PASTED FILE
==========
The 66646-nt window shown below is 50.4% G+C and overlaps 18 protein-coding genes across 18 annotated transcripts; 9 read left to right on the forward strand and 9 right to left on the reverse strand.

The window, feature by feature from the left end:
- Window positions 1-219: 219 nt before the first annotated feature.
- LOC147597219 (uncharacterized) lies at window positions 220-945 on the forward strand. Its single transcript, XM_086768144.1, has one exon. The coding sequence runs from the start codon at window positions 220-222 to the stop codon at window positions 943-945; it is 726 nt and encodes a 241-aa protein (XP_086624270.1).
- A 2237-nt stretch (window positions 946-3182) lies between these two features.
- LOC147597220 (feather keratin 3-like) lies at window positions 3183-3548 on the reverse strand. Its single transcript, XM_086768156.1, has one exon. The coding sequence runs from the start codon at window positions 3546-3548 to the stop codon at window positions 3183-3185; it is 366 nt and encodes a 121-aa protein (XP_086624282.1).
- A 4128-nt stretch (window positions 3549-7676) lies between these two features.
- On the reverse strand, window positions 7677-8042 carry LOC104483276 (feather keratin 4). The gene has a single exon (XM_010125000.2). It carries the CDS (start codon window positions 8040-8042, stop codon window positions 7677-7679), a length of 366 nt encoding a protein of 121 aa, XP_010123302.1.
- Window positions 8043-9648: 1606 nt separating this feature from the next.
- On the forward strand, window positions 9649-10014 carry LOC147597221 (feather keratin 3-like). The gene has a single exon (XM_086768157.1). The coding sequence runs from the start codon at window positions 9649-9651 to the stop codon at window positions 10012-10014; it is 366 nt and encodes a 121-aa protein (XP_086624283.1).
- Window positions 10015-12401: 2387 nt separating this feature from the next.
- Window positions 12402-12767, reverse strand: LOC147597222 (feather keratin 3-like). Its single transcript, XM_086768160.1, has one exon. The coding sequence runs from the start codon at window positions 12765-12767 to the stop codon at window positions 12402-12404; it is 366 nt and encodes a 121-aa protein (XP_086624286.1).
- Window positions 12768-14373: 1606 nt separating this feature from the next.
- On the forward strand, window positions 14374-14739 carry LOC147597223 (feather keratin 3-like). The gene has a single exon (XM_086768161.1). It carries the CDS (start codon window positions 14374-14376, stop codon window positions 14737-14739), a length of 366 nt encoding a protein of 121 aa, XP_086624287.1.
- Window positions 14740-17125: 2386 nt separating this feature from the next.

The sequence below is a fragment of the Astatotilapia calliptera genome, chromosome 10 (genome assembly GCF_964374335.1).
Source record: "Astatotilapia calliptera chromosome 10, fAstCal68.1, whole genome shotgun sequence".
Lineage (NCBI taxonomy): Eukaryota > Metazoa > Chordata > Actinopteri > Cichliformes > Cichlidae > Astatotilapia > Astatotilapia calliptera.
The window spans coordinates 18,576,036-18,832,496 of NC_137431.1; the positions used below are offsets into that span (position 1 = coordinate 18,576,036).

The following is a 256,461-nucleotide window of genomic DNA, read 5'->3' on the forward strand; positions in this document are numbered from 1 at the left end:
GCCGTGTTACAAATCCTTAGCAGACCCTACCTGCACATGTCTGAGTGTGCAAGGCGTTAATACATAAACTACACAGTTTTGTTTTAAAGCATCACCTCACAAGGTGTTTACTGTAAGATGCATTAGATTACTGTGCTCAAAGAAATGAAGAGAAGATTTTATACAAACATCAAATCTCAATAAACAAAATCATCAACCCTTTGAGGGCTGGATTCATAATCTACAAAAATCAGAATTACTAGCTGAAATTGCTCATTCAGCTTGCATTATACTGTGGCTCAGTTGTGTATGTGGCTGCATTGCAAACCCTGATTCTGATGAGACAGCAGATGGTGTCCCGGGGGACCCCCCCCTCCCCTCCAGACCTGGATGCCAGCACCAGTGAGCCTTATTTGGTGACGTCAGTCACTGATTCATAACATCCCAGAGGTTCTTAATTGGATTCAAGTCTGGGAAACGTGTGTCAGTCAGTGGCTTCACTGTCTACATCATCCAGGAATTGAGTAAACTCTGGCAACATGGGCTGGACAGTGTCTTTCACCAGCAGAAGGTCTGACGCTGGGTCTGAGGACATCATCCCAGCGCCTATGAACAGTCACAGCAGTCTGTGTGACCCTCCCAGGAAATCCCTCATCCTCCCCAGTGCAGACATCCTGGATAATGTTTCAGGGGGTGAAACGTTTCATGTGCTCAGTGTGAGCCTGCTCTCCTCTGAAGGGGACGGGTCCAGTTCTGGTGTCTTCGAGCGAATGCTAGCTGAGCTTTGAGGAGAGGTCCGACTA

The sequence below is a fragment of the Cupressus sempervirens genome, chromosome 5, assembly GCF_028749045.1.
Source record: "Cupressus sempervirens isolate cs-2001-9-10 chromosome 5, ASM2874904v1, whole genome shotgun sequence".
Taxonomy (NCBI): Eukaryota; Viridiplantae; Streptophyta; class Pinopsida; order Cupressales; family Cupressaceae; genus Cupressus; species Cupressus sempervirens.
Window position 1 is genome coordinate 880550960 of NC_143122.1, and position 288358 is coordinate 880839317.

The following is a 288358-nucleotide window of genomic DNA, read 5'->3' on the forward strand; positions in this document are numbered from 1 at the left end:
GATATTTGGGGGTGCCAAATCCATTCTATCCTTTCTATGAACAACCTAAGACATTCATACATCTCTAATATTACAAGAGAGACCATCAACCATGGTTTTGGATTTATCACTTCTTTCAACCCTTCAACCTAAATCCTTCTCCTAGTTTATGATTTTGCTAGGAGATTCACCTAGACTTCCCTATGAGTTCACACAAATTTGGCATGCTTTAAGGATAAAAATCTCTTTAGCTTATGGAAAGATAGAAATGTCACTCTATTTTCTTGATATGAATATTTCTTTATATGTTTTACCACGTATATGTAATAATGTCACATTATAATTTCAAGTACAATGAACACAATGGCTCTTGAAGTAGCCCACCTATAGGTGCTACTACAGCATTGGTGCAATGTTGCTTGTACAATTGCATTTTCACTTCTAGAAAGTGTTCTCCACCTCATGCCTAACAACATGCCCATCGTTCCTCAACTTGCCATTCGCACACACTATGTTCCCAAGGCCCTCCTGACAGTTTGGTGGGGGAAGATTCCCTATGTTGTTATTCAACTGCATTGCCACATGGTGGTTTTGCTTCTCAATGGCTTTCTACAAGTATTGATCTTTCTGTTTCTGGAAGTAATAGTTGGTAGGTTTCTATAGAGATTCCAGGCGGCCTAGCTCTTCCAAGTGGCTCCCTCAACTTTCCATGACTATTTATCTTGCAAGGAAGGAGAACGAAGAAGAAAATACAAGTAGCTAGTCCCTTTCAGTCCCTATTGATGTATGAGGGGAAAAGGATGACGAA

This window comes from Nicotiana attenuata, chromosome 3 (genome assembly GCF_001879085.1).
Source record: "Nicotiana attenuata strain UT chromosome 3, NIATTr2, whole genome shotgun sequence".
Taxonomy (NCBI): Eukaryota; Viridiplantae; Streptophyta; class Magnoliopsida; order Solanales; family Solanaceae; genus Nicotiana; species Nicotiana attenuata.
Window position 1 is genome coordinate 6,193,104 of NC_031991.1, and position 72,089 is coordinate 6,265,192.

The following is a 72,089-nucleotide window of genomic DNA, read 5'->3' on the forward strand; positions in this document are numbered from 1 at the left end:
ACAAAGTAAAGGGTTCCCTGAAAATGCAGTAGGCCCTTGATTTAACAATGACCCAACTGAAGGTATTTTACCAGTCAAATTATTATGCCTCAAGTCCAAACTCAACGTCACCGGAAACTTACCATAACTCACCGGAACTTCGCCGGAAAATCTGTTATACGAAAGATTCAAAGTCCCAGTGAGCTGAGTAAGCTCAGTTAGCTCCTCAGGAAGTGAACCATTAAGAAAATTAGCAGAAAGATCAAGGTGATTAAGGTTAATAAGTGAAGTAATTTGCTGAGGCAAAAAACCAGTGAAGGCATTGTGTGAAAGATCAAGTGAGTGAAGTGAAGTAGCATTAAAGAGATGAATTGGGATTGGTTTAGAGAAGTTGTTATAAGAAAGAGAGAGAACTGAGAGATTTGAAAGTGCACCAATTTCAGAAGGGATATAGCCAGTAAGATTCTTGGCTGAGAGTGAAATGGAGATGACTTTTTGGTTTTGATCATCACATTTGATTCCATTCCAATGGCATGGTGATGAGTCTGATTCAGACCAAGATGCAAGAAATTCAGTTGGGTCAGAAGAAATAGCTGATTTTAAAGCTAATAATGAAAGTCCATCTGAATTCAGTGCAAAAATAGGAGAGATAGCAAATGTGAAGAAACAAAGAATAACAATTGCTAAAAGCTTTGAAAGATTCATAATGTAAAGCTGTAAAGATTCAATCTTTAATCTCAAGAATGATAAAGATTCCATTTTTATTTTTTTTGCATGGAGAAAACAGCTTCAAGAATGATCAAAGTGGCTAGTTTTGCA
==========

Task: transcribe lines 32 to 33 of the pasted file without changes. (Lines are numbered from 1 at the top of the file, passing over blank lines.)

The following is a 72,089-nucleotide window of genomic DNA, read 5'->3' on the forward strand; positions in this document are numbered from 1 at the left end:
ACAAAGTAAAGGGTTCCCTGAAAATGCAGTAGGCCCTTGATTTAACAATGACCCAACTGAAGGTATTTTACCAGTCAAATTATTATGCCTCAAGTCCAAACTCAACGTCACCGGAAACTTACCATAACTCACCGGAACTTCGCCGGAAAATCTGTTATACGAAAGATTCAAAGTCCCAGTGAGCTGAGTAAGCTCAGTTAGCTCCTCAGGAAGTGAACCATTAAGAAAATTAGCAGAAAGATCAAGGTGATTAAGGTTAATAAGTGAAGTAATTTGCTGAGGCAAAAAACCAGTGAAGGCATTGTGTGAAAGATCAAGTGAGTGAAGTGAAGTAGCATTAAAGAGATGAATTGGGATTGGTTTAGAGAAGTTGTTATAAGAAAGAGAGAGAACTGAGAGATTTGAAAGTGCACCAATTTCAGAAGGGATATAGCCAGTAAGATTCTTGGCTGAGAGTGAAATGGAGATGACTTTTTGGTTTTGATCATCACATTTGATTCCATTCCAATGGCATGGTGATGAGTCTGATTCAGACCAAGATGCAAGAAATTCAGTTGGGTCAGAAGAAATAGCTGATTTTAAAGCTAATAATGAAAGTCCATCTGAATTCAGTGCAAAAATAGGAGAGATAGCAAATGTGAAGAAACAAAGAATAACAATTGCTAAAAGCTTTGAAAGATTCATAATGTAAAGCTGTAAAGATTCAATCTTTAATCTCAAGAATGATAAAGATTCCATTTTTATTTTTTTTGCATGGAGAAAACAGCTTCAAGAATGATCAAAGTGGCTAGTTTTGCA